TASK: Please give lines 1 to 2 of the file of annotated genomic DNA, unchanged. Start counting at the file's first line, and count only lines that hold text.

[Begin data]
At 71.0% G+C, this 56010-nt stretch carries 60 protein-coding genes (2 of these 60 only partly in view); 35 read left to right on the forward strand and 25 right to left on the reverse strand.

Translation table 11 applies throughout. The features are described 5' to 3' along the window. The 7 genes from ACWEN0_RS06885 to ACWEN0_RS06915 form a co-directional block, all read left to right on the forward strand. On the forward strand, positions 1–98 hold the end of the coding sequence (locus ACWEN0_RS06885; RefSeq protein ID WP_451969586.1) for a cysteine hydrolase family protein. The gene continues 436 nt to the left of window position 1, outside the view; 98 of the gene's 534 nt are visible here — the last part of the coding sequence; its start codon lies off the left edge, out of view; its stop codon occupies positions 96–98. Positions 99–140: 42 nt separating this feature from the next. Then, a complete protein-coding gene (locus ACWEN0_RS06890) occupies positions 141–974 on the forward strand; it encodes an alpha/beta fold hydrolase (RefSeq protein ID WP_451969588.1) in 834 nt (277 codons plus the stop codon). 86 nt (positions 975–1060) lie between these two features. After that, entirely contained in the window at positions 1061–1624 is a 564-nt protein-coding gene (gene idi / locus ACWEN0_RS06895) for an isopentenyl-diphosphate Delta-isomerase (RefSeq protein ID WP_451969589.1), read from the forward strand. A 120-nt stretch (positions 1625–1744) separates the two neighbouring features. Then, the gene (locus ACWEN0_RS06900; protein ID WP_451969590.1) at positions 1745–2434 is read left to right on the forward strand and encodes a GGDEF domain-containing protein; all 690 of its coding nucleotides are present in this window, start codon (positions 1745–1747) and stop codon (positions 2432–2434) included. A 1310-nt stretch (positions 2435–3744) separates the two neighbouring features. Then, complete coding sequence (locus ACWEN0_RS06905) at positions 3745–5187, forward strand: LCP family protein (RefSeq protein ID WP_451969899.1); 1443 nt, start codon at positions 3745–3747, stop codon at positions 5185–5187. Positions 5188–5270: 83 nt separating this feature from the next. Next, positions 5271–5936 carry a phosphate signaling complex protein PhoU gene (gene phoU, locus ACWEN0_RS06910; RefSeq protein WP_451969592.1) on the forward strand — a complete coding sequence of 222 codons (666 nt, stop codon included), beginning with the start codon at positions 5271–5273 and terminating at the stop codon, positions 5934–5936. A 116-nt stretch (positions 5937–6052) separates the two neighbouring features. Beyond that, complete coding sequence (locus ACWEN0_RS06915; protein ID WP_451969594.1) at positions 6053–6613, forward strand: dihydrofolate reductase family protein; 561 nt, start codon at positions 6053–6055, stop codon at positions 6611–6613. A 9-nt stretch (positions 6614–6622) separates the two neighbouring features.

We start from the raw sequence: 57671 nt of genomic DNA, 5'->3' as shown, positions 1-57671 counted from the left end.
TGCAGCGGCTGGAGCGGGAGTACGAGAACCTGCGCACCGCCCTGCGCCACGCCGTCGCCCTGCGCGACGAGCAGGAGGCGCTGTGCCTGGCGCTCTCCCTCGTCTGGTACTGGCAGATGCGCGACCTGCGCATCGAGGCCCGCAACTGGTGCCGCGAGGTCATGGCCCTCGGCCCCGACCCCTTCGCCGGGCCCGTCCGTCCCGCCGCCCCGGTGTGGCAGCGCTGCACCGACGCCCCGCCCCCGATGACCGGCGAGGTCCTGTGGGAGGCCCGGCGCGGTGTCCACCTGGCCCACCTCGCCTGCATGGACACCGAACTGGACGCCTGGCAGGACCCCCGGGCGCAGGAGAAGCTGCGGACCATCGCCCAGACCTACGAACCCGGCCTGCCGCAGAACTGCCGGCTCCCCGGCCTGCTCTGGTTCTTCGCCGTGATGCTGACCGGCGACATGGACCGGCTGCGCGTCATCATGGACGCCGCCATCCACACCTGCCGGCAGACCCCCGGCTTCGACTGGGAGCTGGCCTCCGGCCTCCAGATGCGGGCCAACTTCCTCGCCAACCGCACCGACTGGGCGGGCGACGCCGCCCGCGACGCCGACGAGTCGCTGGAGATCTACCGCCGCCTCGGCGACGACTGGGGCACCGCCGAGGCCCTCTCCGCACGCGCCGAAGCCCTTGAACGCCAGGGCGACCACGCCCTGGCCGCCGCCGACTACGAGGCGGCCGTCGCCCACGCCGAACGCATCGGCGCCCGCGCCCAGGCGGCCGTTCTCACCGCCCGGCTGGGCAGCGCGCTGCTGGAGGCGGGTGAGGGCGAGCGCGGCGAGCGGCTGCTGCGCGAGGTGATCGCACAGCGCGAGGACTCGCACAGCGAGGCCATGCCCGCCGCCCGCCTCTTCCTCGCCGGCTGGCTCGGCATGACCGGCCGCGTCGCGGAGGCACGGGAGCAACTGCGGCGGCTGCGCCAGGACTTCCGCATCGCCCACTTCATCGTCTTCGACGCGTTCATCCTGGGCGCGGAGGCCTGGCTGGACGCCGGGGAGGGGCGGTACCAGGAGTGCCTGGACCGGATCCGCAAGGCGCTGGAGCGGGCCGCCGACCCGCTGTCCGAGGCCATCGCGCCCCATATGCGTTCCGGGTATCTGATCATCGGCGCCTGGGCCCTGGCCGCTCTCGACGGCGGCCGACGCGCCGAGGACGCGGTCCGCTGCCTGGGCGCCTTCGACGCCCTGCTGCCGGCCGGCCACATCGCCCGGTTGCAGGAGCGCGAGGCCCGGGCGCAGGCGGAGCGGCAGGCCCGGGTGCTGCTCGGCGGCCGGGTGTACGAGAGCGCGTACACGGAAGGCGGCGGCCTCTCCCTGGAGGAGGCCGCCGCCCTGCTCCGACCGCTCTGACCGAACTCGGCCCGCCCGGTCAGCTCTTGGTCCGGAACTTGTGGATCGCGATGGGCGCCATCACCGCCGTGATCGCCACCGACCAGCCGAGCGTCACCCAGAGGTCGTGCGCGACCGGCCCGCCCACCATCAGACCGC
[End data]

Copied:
At 71.0% G+C, this 56010-nt stretch carries 60 protein-coding genes (2 of these 60 only partly in view); 35 read left to right on the forward strand and 25 right to left on the reverse strand.

Translation table 11 applies throughout. The features are described 5' to 3' along the window. The 7 genes from ACWEN0_RS06885 to ACWEN0_RS06915 form a co-directional block, all read left to right on the forward strand. On the forward strand, positions 1–98 hold the end of the coding sequence (locus ACWEN0_RS06885; RefSeq protein ID WP_451969586.1) for a cysteine hydrolase family protein. The gene continues 436 nt to the left of window position 1, outside the view; 98 of the gene's 534 nt are visible here — the last part of the coding sequence; its start codon lies off the left edge, out of view; its stop codon occupies positions 96–98. Positions 99–140: 42 nt separating this feature from the next. Then, a complete protein-coding gene (locus ACWEN0_RS06890) occupies positions 141–974 on the forward strand; it encodes an alpha/beta fold hydrolase (RefSeq protein ID WP_451969588.1) in 834 nt (277 codons plus the stop codon). 86 nt (positions 975–1060) lie between these two features. After that, entirely contained in the window at positions 1061–1624 is a 564-nt protein-coding gene (gene idi / locus ACWEN0_RS06895) for an isopentenyl-diphosphate Delta-isomerase (RefSeq protein ID WP_451969589.1), read from the forward strand. A 120-nt stretch (positions 1625–1744) separates the two neighbouring features. Then, the gene (locus ACWEN0_RS06900; protein ID WP_451969590.1) at positions 1745–2434 is read left to right on the forward strand and encodes a GGDEF domain-containing protein; all 690 of its coding nucleotides are present in this window, start codon (positions 1745–1747) and stop codon (positions 2432–2434) included. A 1310-nt stretch (positions 2435–3744) separates the two neighbouring features. Then, complete coding sequence (locus ACWEN0_RS06905) at positions 3745–5187, forward strand: LCP family protein (RefSeq protein ID WP_451969899.1); 1443 nt, start codon at positions 3745–3747, stop codon at positions 5185–5187. Positions 5188–5270: 83 nt separating this feature from the next. Next, positions 5271–5936 carry a phosphate signaling complex protein PhoU gene (gene phoU, locus ACWEN0_RS06910; RefSeq protein WP_451969592.1) on the forward strand — a complete coding sequence of 222 codons (666 nt, stop codon included), beginning with the start codon at positions 5271–5273 and terminating at the stop codon, positions 5934–5936. A 116-nt stretch (positions 5937–6052) separates the two neighbouring features. Beyond that, complete coding sequence (locus ACWEN0_RS06915; protein ID WP_451969594.1) at positions 6053–6613, forward strand: dihydrofolate reductase family protein; 561 nt, start codon at positions 6053–6055, stop codon at positions 6611–6613. A 9-nt stretch (positions 6614–6622) separates the two neighbouring features.